With a big extended-family party eager to celebrate his long-awaited official adoption last month, 14-year-old Kason Sheffield had a chance for a bonus holiday season.
He could have asked for the PlayStation 4, Star Wars Battlefront II or perhaps the new Madden NFL 18 game.
Instead, he helped his parents write invitations that specified no gifts for him — but instead, a new toy for a child still in foster care.
“Our family and friends have been there with us all through this process,” said Jen Bergin, who with her husband, Tim, officially became Kason’s parents in November after raising him as their foster son for years. “Kason wanted to ask them to bring something for children who are still in foster care.”
Kason, a basketball fan who aspires to be a coach in a public school system someday, said the decision wasn’t hard.
“I’m grateful for what I have, for my parents. I want those children to be happy,” Kason said.
In an easy chair alongside the Christmas tree at his family’s Doane Street home, Kason told an interviewer that he doesn’t remember his early childhood in the foster care system. But he wanted to do something for youngsters who don’t have the security of an adoptive family.
“I know how it feels,” he said. “I was hoping I could be part of this family.”
On Friday he went to a holiday party run by the New Britain office of the state Department of Children and Families. Foster children from central Connecticut received gifts -- including 25 toys that guests brought to Kason’s adoption celebration.
Kason, one of six siblings who went into foster care more than a decade ago, was assigned at first to a group home. He was about kindergarten age when Tim Bergin’s mother took him in as a foster child, and a couple of years later the Bergins brought him into their home.
“Tim’s family has a background in social work, and two years after Kason came to live with Tim’s mother, we decided we wanted to bring Kason here with the intention to adopt,” Jen Bergin said. “We thought it may take a year. Four years and five months later, it happened.”
As the adoption process dragged on year after year, Kason became more and more a full yet unofficial member of the family. The Bergins worked with his teachers, coordinated his summer activities and brought him to every gathering of their large extended families.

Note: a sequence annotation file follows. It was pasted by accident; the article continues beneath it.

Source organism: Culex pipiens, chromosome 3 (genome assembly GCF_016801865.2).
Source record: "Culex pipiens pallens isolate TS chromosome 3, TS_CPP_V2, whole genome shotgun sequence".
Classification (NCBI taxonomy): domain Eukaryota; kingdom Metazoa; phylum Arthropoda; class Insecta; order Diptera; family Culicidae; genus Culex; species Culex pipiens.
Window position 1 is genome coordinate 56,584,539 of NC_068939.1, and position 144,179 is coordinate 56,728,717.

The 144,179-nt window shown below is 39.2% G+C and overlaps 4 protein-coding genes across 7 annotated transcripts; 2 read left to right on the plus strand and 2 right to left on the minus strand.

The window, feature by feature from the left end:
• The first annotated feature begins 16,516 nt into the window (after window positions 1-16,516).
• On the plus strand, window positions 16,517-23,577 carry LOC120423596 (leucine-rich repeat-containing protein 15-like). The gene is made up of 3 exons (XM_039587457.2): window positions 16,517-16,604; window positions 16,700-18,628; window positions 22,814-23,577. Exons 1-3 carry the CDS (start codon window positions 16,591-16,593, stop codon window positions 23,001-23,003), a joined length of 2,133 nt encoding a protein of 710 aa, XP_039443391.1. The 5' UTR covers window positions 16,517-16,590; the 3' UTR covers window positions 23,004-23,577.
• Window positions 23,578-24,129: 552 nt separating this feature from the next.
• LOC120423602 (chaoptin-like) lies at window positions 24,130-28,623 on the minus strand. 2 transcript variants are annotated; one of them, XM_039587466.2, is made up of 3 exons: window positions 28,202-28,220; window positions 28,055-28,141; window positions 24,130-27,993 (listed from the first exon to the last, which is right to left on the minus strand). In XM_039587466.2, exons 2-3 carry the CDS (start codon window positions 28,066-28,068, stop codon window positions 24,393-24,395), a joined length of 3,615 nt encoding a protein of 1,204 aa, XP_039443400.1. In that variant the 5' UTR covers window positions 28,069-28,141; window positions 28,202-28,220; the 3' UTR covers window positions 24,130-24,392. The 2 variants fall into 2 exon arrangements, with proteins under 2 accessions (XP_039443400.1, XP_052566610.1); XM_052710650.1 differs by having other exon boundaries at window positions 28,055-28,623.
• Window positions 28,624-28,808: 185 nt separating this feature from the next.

“In middle school he was more into music and the arts, and he has some interest in science and math from STEM,” Tim Bergin said. “But it’s pretty sports-oriented right now; he was playing indoor soccer and made the school varsity soccer team as a freshman.”
The adoption process took vastly longer than the Bergins or Kason expected, but this fall they got the letter advising that it would finally go through.
“The adoption became formal on Nov. 17, National Adoption Day. I think there were 74 kids around here adopted that same day,” Jen Bergin said.
The next day, the Bergins had several dozen relatives and friends join them to celebrate. Along with them came new Nerf footballs, toy cars, a Barbie, a Fisher-Price “Go to Pro” batting tee for tykes, and a few dozen other toys for all ages.
“I’d like the kids in foster care to have joy,” Kason said. “Just that would make me happy.”
Kason, who attends the Sport and Medical Sciences Academy magnet school in Hartford, isn’t new to helping others, Jen Bergin said.
“He has a soft spot. There’s a woman — maybe homeless — who walks up and down the block collecting cans. He always goes out with cans he’s saved for her,” she said.
“Kason is in a family of social workers and educators and public servants, and we include the kids in everything we do,” said Karen Bergin of Bolton, who is Tim Bergin’s mother and Kason’s grandmother.
“Kason didn’t do this for recognition, but he hit a home run. And we like to say that other people can do the same thing: We’re pretty typical, and other children can do the same kind of thing,” she said.
Tim Bergin agreed. “Our entire extended family tries to do things for others in the community,” he said. “Public service, being generous in our church — that’s all important to us.”